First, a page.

Dune Is The Mind-Killer
The hunt is always better than the kill. And the hunt for a sensibly priced copy of Avalon Hill's Dune was about the longest of my collecting career. The quarry I tracked down proved to have a very battered box but pristine contents. To these I added a set of the redrafted rules and then five other friends, ready to fight for the Spice on Arrakis.
And yeah, I've explained to my buddies that reading the book really enhances the game for the reason you mentioned above. The factions are really well painted in the book, so it adds a level of emotion to the game that you don't get with others. "You can't let the Harkonen win" has probably been said 10,000 times since this game came out.
I'm rereading it for the first time since '85 because I'm pretty sure someone in my group will buy one of the fresh new copies of the game.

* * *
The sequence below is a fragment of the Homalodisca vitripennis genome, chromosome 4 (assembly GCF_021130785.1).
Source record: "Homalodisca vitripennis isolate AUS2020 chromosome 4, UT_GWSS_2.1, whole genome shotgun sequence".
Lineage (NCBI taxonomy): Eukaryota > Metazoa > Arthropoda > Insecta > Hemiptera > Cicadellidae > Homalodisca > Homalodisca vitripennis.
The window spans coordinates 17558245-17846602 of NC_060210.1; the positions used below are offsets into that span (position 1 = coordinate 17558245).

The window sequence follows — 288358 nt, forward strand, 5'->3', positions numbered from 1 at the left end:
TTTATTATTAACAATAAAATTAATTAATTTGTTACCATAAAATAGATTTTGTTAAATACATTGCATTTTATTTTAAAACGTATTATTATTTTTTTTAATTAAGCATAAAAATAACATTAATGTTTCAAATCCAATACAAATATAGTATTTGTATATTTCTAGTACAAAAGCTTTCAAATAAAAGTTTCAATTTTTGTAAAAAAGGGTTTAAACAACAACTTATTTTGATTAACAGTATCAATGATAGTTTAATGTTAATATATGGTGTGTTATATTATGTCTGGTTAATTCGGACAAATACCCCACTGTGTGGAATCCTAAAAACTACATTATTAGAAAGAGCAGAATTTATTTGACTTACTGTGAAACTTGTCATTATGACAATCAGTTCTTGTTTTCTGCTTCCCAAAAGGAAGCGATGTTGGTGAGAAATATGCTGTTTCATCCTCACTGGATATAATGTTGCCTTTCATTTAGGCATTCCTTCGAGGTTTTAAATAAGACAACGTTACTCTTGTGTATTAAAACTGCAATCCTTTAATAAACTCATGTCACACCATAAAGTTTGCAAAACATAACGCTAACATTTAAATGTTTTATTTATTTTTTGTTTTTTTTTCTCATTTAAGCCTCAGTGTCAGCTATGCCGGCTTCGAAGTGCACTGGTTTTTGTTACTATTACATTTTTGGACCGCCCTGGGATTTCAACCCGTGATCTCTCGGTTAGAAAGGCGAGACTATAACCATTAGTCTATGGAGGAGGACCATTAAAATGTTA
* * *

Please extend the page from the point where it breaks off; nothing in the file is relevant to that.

If one keeps that in mind, the game is punishing but it's hard to be out of contention.
Matt has mentioned Fremen, which actually subverts this somewhat. Their troops are free, unlike those of other factions, and they regenerate 3 of them for free each turn so losing 10 of them on the first couple turns is fine.
Fremen now awards his ally 3 free revivals.
Emperor can now pay to make his ally revive 3 extra troops.
It has less luck than you might think for a game of this nature, but it does have its share: the traitor draw, the auction cards, and the spice cards* .
san il defanso wrote: It has no luck...
Noteworthy is the fact that all three are what I refer to as "German-style" luck: they randomize the situation rather than the outcome (i.e., "American-style" luck).
(* and the storm movement in some versions.)